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Beautiful, savage and beguiling describes both the island and the central protagonist (stunning performance by Ruth Negga) of this film by writer/director Scott Graham.
This is a tense story that starts off grey, but, then pockets of light appear only for low rumbling in the distance before a terribly thunderous end. The film starts by a kitchen sink in a nondescript council house with Iona and her lover when her teenage son Billy (impressively played by Ben Gallacher) returns with two bottles of milk. Her teenage son, Billy who prefers to be called Bull reacts just like the proverbial bull in a china shop. His reaction necessitates Iona to take them both on an odyssey to the island of her birth: a place where much is seen and little is said much like her.
Scott Graham follows up his award winning debut, Shell, with this the closing film of the 2015 Edinburgh International Film Festival and it is incredible. He deftly shows the difference between islanders and those of the mainland and the struggles they have of faith, religion, family dramas all carefully mixed in with Iona’s own struggle with the paradox of missing the island life but hating how claustrophobic it can make you feel.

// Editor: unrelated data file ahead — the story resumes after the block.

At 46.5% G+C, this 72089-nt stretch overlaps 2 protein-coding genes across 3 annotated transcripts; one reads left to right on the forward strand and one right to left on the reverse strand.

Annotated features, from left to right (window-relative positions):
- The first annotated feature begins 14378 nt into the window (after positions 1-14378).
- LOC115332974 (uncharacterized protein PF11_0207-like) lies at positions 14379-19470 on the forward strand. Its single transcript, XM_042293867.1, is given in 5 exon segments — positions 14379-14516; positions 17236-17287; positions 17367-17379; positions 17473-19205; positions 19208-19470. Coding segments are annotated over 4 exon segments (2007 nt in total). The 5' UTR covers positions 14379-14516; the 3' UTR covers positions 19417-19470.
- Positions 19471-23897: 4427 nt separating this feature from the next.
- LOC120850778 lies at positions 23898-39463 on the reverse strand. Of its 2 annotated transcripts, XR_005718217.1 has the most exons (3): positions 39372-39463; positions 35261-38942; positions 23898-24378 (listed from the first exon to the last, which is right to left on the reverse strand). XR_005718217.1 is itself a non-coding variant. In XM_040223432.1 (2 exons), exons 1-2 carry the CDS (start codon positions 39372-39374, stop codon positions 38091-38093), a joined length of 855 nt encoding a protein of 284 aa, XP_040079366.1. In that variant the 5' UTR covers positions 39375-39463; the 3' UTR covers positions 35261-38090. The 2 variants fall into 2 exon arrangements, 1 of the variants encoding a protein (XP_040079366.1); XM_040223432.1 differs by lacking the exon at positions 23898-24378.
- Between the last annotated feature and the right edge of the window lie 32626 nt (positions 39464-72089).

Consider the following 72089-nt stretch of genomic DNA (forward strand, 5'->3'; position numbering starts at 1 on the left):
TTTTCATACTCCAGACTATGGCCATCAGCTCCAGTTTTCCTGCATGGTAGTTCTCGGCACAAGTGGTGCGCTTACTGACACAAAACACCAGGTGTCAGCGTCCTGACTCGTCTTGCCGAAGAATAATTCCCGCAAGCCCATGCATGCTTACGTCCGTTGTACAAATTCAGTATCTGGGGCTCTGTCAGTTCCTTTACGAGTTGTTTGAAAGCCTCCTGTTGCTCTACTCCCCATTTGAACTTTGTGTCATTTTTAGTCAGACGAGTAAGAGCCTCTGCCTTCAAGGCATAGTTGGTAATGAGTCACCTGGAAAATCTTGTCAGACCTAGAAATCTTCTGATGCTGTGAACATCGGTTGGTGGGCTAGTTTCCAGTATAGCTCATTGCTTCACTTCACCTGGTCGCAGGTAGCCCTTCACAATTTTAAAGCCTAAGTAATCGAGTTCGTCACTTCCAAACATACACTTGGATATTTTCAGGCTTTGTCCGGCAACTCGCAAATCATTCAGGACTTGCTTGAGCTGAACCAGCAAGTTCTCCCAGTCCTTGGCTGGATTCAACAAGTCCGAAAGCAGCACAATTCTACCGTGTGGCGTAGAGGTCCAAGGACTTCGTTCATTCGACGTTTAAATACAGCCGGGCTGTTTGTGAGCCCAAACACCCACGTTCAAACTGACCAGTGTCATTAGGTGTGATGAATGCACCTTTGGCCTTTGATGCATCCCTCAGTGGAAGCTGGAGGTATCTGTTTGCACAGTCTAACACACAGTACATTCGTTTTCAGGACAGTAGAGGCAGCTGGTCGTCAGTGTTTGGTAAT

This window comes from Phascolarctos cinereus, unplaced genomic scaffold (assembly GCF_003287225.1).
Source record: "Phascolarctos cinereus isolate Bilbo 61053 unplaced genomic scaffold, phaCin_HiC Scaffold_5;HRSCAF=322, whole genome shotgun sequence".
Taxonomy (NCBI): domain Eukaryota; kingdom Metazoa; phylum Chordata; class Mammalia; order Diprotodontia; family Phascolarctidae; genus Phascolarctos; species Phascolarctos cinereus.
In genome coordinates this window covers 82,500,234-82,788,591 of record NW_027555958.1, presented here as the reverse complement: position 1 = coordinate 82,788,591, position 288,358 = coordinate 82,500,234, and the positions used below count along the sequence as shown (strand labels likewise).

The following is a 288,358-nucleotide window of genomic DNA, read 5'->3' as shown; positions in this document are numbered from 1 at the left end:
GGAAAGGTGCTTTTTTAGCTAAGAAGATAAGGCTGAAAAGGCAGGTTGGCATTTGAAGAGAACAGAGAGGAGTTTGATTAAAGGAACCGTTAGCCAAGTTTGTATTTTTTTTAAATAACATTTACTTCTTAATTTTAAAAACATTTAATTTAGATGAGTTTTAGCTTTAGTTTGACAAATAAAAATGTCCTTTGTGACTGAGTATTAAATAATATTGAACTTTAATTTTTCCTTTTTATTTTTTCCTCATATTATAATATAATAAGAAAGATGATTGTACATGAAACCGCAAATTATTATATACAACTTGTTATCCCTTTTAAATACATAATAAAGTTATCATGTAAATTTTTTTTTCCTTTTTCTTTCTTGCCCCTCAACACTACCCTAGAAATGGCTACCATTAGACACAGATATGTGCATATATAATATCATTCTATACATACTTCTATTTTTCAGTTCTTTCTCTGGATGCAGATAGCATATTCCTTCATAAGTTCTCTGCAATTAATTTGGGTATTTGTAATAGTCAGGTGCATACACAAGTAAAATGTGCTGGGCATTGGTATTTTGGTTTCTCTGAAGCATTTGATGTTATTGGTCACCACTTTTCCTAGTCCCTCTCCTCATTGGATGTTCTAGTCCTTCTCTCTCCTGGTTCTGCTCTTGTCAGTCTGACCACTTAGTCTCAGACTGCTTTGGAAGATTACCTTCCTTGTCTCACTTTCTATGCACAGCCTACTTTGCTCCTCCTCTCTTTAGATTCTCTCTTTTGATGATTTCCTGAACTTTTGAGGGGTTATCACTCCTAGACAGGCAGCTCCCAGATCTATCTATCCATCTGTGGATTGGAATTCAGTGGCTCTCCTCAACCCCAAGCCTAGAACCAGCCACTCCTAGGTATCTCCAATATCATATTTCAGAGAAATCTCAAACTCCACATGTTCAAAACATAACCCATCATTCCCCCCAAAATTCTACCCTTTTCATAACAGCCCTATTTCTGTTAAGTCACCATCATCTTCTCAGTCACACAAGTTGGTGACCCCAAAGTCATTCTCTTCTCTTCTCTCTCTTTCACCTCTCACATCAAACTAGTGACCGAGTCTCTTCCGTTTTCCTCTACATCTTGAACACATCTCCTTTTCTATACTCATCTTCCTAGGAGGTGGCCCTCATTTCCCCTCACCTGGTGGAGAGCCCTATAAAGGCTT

The reason why the film is so enchanting, aside from the glorious cinematography, is down to the performance of Ruth Negga. It is often said that actors are luminous on screen but she truly is in this role and great things await her. The supporting cast act well and help move along this melodic film. I daren’t say it is slow but more reflective of how life is on an island with a small population that lacks its own doctor, hospital or even police force.
However, the final 20 minutes of the film descended into chaotic melodramatic and predictable mess which took away from the power and majesty of the rest of the film. Setting aside the final 20 minutes of the film I would say this is a must see.
Iona is a fitting end to the Edinburgh Film Festival showing a Scotland that most of us never see.